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4 Common Purchasing Mistakes Small Businesses Make

26 March 2018 No Comment

It’s perfectly normal for small businesses to make some mistakes as they go. However, some mistakes are costlier than others, while others are very preventable. And when it comes to purchasing, they can be both. Let’s discuss some of the most common purchasing mistakes small businesses make. We’ll also discuss how to minimize the risk of making mistakes, so you can protect your bottom line.

Making Decisions out of Emotion or Relationships

Making major decisions based on your feelings at the moment is the great mistake. Don’t let someone make a purchasing decision based on how much they like or sympathize with the sales rep. Impulse buys, too, are a mistake. Sometimes, we may start to build a bond with a particular vendor because of previous positive experiences, but in other cases, vendors may not be able to compete.

Having a long-term relationship with a vendor can be a great thing. However, it is a major mistake to be loyal to a vendor regardless of price, quality, or level of service. Your vendors should earn your business by providing a product or service at least comparable to their rivals. If they’re giving you a better deal on price or add-on services or they’re providing a higher level of customer service, then you can be loyal to them.

However, you should be wary of any vendor who is offended if you go out for bids. In fact, you may find that they are overcharging or not keeping up with market expectations. The information you’ve gathered from the bids could become a starting point for negotiating a better deal with the current supplier.

Not Checking the Freight

Another common purchasing mistake businesses make is failing to consider the costs associated with the delivery of the item. They may buy an item based on the lowest per-item or price per lot but pay more overall than the slightly more expensive vendor who provides free shipping.

Failing to research your options for shipping products is also a mistake. You can negotiate freight charges like any other service, but many small businesses fail to negotiate at all. You could and should research other options for shipping your product, such as shipping via a different route, breaking loads into smaller shipments, or sending your product in fewer, larger batches.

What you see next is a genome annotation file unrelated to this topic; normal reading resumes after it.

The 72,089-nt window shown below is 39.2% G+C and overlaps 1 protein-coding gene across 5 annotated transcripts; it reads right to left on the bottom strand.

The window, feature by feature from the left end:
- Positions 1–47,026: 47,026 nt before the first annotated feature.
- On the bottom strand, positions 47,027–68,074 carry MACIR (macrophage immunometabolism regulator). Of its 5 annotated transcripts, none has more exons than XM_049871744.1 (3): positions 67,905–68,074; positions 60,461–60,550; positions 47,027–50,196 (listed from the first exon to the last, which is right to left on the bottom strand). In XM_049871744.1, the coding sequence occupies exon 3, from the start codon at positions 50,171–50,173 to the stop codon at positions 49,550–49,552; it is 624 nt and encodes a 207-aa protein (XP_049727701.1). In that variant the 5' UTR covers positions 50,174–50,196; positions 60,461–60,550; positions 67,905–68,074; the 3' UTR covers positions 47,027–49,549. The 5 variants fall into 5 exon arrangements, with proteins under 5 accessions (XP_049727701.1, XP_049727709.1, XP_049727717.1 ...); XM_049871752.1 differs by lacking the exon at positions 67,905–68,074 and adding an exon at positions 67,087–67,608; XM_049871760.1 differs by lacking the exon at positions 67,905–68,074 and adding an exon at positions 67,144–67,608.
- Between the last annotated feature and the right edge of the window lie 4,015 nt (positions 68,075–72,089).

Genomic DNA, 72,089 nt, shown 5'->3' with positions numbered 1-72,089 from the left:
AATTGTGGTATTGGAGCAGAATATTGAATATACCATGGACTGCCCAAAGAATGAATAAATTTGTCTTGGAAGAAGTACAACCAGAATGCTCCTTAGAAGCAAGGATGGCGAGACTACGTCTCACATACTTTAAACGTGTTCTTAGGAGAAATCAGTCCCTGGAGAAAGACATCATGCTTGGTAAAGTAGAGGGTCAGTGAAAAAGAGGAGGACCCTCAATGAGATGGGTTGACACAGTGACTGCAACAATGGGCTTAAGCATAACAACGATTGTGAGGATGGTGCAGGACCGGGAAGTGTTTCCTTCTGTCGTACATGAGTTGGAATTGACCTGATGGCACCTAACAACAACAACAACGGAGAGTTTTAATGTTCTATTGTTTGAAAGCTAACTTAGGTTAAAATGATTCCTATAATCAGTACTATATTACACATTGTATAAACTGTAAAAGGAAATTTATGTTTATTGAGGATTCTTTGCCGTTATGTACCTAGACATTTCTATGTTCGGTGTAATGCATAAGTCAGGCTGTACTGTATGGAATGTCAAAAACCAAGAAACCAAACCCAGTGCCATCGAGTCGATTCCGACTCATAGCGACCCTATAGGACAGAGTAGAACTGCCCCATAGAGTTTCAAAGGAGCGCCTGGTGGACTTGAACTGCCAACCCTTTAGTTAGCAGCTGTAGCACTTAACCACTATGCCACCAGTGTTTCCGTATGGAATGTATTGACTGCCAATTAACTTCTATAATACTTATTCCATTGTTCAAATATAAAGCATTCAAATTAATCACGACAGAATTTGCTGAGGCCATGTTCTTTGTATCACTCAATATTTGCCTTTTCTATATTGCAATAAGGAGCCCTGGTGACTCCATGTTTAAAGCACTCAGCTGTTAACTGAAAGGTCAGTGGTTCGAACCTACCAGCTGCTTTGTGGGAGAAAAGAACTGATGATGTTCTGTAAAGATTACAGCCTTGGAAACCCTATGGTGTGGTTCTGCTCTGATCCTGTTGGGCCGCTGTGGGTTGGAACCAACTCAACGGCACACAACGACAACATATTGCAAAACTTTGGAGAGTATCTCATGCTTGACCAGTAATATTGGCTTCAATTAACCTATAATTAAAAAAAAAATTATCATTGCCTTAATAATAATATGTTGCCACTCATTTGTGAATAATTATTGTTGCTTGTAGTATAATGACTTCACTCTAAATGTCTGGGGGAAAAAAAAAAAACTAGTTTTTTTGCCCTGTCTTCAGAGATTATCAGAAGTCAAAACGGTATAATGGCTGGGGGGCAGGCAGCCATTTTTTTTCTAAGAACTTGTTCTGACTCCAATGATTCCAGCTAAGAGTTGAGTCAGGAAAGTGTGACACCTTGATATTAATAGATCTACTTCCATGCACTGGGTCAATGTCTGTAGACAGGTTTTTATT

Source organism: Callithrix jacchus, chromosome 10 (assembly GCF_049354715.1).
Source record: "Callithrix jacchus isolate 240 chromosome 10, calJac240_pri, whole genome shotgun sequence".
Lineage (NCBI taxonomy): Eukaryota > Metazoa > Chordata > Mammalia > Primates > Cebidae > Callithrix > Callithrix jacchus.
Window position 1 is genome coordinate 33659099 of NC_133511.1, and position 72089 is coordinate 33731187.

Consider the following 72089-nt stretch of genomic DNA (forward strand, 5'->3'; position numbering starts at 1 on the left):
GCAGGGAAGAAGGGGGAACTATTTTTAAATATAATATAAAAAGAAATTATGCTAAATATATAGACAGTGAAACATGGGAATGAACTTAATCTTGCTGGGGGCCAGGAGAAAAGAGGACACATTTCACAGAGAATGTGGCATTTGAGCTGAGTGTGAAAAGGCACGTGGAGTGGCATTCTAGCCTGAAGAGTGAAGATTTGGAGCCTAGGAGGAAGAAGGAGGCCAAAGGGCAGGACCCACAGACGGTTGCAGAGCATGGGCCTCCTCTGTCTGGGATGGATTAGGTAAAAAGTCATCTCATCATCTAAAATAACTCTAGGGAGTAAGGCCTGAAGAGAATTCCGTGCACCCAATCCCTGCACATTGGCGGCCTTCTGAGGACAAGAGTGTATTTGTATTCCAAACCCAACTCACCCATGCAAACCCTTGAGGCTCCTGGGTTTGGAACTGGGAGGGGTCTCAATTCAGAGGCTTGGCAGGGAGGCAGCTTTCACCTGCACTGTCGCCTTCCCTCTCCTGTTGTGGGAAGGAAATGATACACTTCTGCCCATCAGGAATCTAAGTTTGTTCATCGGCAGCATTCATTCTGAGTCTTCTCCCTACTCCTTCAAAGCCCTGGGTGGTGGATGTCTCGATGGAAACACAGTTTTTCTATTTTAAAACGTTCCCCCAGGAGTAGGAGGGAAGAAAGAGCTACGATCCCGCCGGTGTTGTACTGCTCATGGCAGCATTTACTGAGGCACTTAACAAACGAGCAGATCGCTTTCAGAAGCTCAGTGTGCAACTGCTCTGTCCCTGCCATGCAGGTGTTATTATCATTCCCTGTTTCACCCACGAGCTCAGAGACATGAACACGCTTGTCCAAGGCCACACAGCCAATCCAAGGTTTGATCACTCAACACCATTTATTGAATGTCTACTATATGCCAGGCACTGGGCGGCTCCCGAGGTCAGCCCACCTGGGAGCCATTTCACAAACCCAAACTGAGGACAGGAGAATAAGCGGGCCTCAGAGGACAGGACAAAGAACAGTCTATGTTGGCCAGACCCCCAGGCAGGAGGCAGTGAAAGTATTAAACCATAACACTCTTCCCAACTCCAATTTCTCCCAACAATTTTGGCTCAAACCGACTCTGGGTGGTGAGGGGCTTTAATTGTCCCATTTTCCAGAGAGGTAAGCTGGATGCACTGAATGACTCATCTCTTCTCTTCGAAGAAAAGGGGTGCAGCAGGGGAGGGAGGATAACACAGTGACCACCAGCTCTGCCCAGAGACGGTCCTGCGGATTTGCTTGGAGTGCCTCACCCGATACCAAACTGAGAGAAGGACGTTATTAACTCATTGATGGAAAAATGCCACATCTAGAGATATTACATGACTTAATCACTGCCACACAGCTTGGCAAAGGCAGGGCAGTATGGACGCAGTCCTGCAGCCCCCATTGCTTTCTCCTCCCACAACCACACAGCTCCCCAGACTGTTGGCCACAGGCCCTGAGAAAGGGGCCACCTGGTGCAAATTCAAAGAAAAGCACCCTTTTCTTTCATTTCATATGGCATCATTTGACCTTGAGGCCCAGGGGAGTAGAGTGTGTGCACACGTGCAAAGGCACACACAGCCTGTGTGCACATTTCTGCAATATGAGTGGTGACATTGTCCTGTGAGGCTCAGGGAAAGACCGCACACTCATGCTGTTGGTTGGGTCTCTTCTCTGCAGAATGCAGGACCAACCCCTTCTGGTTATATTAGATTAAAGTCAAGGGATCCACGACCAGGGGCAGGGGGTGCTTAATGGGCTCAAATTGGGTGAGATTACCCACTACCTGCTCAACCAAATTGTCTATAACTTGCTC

Another error is not appreciating the extra costs associated with expedited delivery. A lack of planning on your part can literally cost you here. However, that could be solved by better planning your orders so that there’s more time for it to arrive by the time you need it.

Not Holding Vendors Accountable for Their Quote

A price quote is the start of your business relationship, and it is typically the basis on which you sign a purchase agreement. If vendors throw in extra surcharges or deliver later than the terms they quoted, you should take them up on it.

This could take the form of demanding they cancel the extra charges, give you a partial refund based on costs you incurred because of their delays, or cancel all orders with them as punishment. And beware of bargains that aren’t, like open-ended quotes that give them leeway to attach as many extra costs as they want.

In that case, they aren’t violating the quote, but it does create problems for your organization. That problem is solved by asking for references followed by checking them and researching the company regarding its ability to deliver what it promises. And doing your research can save you the hassle of doing business with a firm that doesn’t honor its quotes in the first place.

Not Formalizing Purchase Orders

Your purchase order is the last official document between you and the vendor. It gives the terms that you’ve agreed to such as the price, schedule, and features of the product. If it isn’t in writing, it isn’t a legal requirement.

A failure to put key terms in the purchase order means that the vendor may not have to meet the promises made during negotiation, which weren’t part of the price quote. The solution is to have a formal purchase order for every order. You can always get a free printable purchase order template online for use with your business. Then save copies of every purchase order in case you need it to defend yourself later.

Conclusion

Small businesses tend to be run less formally than big ones. A failure to spell everything out and get it in writing can literally cost you a small fortune. Relying on informal relationships and emotion as the basis of business relationships can create problems as well.

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